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Birmingham Bar Association Bulletin - Fall 2014

such action at the end of 2013, so we can only hope that the process is resumed in 2014 so that parties and insurers can receive some clarity as to their obligations regarding future medicals in liability settlements with Medicare beneficiaries. Examples of some of the options being considered are as follows: •  Medicare beneficiary or individual pays for all related future medicals until the settlement is exhausted and documents accordingly; CMS would not review documentation in conjunction with this option but may request documentation from beneficiaries at random. •  Medicare would not pursue future medicals in liability settlements that contain no workers’ compensation/no-fault claim element and the settlement is below a defined amount. •  MSP recovery is limited to conditional payments only if the beneficiary acquires a physician attestation that no future treatment is anticipated. If the date of completion is after settlement, future medicals would be limited through that date. •  Implement a formal MSA and CMS approval process for liability insurance MSA amounts, similar to what is currently in place for workers’ compensation. The “individual/beneficiary” would submit the proposed MSA to CMS. •  If the beneficiary participates in any of the new MSPRC conditional payment recovery options (set forth below), future medicals would also be considered satisfied. •  (A) If ORM (Ongoing Responsibility for Medicals) is present, CMS would take an upfront payment of the future medical amount that is set aside for Medicare-covered treatment. This option would be used in place of self-administration or custodial accounts as long as CMS has reviewed and approved a proposed MSA amount. (B) Where there is no ORM and the beneficiary receives a settlement, an upfront payment can be made to Medicare in the amount of a specified percentage. •  Medicare would not pursue future medicals in cases where CMS has granted compromise or waiver of recovery for conditional payments in relation to that case. Again, however, no action has been taken concerning any of these options since mid-2013. Settlements B. Medicare has recently implemented payment options for settlements, judgments or awards that meet certain conditions or criteria. These options are dependent on the amount of the settlement and do not apply to claims involving ingestion, exposure or implantation. 1. $300 Threshold Medicare has implemented a $300 threshold on liability cases, meaning that Medicare will not seek reimbursement of its lien on a settlement that is $300 or less. This option went into effect September 1, 2011, and does not apply when an insurer is paying or has paid medical bills directly or on an ongoing basis. The threshold option requires that the Medicare beneficiary has not received and does not expect to receive any other settlements, judgments, awards, or other payments related to the incident and that Medicare has not previously issued a recovery demand letter. Medicare Law 2. Fixed Percentage Option Medicare has also implemented a fixed percentage option for settlements that are $5,000 or less. The claimant can agree to pay Medicare 25% of the total settlement at the time of settlement without waiting for Medicare to provide the final lien information. The fixed percentage option went into effect as of November 7, 2011. Under this option, neither the conditional payment amount nor an attorney fee affects the amount due Medicare. To pursue this option, a request must be submitted prior to, or with, the documentation for the Notice of Settlement. Model language for the request may be found at www.msprc.info. The Medicare beneficiary must elect this option within the required timeframe and before Medicare has issued a demand letter or other request for reimbursement related to the incident. Again, the beneficiary must not have received or expect to receive any other settlements, judgments, awards or other payments related to the incident. 3. Self-Calculated Final Conditional Payment Option Beginning February 21, 2012, for settlements that are $25,000 or less, Medicare has enacted a self-calculating option. Additionally, it is required that the date of incident occurred at least six months prior - it must be six months from the date of incident to the date the Medicare beneficiary or his/her representative submits the self-calculated final conditional pay- Birmingham Bar Bulletin/ Fall 2014 23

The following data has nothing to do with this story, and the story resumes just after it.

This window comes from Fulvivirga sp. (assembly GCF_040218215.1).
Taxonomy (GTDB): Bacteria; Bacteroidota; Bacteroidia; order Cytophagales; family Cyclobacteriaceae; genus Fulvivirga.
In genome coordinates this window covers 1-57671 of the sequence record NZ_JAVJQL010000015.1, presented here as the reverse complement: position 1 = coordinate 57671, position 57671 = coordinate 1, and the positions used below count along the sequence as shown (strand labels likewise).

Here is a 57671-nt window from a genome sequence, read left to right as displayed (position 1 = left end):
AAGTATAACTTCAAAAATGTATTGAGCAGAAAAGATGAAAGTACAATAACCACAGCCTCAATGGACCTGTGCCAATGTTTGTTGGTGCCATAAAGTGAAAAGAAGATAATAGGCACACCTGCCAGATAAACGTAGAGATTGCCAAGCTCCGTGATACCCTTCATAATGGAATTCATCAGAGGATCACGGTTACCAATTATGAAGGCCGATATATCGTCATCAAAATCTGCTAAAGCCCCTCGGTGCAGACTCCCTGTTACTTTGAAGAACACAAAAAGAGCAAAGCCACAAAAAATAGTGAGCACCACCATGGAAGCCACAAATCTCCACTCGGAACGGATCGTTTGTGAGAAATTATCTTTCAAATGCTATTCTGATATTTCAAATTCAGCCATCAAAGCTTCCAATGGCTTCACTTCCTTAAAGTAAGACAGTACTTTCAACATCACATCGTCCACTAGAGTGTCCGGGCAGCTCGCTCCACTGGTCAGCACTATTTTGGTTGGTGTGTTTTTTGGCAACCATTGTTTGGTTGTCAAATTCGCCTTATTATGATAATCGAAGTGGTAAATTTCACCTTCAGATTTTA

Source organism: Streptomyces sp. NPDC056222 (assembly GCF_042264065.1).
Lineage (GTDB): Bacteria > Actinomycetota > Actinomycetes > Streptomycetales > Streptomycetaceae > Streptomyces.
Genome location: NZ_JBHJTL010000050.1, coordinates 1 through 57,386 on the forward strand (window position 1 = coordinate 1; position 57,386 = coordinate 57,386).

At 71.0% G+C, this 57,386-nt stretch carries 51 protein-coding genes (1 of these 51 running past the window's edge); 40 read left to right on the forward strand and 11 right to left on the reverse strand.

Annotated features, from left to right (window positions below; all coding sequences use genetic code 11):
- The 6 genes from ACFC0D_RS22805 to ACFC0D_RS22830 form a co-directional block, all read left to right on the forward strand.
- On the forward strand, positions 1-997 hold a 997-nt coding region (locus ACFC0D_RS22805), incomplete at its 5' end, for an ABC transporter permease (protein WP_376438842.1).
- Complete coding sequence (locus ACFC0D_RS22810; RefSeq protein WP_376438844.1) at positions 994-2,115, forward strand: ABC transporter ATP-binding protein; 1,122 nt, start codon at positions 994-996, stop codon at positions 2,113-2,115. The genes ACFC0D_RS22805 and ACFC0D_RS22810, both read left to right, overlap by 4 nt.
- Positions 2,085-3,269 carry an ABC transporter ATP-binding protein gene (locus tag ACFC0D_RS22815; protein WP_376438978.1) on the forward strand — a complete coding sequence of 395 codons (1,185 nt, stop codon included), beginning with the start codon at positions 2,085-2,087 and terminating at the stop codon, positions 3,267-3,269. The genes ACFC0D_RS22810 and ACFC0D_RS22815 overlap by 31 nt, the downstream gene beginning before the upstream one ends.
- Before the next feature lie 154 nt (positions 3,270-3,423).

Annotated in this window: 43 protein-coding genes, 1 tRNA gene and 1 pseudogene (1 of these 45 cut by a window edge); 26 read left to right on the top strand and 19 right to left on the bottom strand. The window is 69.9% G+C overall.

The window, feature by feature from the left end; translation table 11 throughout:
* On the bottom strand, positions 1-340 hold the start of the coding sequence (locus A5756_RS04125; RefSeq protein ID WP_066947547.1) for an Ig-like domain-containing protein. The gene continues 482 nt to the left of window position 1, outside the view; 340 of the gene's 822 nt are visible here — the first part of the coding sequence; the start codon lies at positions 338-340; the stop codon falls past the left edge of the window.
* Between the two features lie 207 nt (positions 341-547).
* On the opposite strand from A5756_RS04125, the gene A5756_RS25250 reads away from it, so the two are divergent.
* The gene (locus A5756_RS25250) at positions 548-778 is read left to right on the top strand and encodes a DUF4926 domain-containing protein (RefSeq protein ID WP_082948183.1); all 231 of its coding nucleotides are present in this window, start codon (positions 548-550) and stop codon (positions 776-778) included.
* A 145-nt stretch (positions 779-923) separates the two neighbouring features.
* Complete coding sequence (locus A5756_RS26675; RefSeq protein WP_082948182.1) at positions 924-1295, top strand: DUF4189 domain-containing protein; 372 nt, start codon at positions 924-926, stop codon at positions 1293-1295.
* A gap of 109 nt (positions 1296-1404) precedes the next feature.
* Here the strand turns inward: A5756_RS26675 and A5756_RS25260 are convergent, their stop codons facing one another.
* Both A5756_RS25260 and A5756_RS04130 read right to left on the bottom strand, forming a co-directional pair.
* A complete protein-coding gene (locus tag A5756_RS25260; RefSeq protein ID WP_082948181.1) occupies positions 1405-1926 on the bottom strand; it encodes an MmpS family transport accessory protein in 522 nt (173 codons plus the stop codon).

Birmingham Bar Association Bulletin - Fall 2014
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